Reacher takes a stroll through a small Wisconsin town and sees a class ring in a pawn shop window: West Point 2005. A tough year to graduate, Iraq, then Afghanistan. The ring is tiny, for a woman, and it has her initials engraved on the inside.
If you’re a fiction reader and love mystery and suspense, you’re familiar with Lee Child. I’ve learned so much about the art of writing from this contemporary author. I’m always reading something, blogs, books, fiction, non-fiction, Quora, research for my novels, etc. But I rarely remember a plot. The Midnight Line haunted me. Not only for the brilliance of the simple plot and unusual way LC approached a serious problem in society today; but also the empathy and passion of the character that LC created in Jack Reacher.
I have a new book coming out Dec. 25, The Istanbul Conspiracy (don’t tell the censors in TKY because I’m currently living in IST). During the writing of several scenes in this book—Code Raven 7—I found the words coming through me faster than I could type! When I would finish a section I would give thanks to LEE CHILD and The Midnight Line. I never thought I was studying his work. But I am such a fan of his plots, his simplistic yet haunting style, that I absorbed his style. And I am forever grateful.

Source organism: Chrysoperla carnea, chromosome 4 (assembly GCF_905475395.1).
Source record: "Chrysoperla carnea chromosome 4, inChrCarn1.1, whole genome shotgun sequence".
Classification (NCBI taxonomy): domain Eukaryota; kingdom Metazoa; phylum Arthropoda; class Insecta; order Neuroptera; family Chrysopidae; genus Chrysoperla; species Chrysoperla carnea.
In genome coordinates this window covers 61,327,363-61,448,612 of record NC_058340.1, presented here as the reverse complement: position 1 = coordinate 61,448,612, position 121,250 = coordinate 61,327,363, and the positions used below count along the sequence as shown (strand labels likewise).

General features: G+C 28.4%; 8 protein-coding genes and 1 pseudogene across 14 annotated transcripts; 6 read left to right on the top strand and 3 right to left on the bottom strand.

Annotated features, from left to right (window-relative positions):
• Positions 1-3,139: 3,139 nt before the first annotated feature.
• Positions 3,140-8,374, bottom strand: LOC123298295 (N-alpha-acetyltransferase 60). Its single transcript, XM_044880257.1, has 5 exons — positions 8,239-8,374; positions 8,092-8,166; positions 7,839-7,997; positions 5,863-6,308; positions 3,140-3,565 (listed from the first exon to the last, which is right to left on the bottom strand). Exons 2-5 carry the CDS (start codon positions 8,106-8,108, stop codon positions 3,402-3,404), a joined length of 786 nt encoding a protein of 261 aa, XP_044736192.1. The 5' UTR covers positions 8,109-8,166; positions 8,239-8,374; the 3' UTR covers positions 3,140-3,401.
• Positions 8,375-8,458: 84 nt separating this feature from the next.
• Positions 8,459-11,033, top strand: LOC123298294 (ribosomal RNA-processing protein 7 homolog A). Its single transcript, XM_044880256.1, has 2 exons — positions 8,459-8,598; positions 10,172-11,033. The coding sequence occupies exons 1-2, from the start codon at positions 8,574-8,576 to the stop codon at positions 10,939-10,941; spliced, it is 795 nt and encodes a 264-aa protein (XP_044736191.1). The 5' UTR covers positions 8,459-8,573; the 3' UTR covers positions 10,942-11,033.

A reviewer once compared my writing to Lee Child. That was a long time before I’d earned any such reference—and I still don’t. But he inspires and entertains me, and his books remain a source of motivation every time I sit down at the computer.
There have been many books over the years that left a lasting impression in my heart and soul. Lone Wolf by Jodi Picoult.
Eat Pray Love by Elizabeth Gilbert.
I have a family member caught up in a world that Lee Child explores the Midnight Line. The book helped me understand addiction in a way I could never fathom before.
This story will be forever embedded in my soul.